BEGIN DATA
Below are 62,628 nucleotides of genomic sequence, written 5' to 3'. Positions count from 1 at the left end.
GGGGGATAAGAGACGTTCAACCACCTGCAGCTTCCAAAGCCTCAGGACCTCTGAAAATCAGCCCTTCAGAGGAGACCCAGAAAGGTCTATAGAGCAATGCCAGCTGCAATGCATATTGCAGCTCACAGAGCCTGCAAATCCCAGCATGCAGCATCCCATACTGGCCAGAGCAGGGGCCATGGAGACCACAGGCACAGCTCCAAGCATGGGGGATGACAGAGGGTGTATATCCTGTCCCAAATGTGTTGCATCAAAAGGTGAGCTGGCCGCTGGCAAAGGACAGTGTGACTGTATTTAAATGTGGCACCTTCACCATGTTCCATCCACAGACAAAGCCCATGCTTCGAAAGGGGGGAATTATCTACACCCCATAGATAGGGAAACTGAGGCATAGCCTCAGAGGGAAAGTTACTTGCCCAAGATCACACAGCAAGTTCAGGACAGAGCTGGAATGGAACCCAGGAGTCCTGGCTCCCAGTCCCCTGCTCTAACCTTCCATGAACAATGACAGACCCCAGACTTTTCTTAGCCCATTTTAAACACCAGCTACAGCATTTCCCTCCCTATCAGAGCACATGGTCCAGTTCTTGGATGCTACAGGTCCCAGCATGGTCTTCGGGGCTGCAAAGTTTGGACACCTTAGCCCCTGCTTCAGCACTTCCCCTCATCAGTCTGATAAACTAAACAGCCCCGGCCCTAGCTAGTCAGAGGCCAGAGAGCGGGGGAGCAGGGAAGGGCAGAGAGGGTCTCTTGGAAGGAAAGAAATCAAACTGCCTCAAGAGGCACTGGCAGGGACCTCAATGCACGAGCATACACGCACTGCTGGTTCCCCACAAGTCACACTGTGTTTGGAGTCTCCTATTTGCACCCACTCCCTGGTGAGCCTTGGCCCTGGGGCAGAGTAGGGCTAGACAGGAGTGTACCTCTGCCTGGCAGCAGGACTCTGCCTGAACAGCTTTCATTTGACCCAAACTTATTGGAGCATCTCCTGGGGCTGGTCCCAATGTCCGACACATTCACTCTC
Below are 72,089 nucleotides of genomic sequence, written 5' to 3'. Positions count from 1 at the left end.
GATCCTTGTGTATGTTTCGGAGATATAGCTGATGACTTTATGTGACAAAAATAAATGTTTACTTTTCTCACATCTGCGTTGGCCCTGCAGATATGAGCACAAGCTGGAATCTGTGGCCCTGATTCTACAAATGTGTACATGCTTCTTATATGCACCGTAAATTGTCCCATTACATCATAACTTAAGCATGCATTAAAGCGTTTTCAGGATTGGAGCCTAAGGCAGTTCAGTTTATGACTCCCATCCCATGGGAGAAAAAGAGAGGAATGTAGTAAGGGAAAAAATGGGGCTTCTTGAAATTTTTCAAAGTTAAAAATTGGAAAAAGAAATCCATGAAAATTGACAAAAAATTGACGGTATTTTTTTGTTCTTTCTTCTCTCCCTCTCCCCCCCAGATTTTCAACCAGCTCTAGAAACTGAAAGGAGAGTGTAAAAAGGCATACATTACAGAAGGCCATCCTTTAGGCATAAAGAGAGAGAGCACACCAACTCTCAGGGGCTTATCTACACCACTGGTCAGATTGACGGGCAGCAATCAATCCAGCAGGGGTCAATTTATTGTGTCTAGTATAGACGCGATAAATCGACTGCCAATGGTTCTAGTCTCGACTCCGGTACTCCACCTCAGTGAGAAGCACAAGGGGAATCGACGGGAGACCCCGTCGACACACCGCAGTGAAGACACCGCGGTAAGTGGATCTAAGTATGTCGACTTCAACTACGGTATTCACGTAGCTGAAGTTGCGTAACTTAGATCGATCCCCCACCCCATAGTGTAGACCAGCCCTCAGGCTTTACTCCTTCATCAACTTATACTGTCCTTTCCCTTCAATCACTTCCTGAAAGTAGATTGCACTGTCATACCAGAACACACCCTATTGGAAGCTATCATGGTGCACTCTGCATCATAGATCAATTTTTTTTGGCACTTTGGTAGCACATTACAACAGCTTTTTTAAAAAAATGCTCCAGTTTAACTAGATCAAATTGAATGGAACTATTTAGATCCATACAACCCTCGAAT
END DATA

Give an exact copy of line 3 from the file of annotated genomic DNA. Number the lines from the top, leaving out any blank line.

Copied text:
Below are 72,089 nucleotides of genomic sequence, written 5' to 3'. Positions count from 1 at the left end.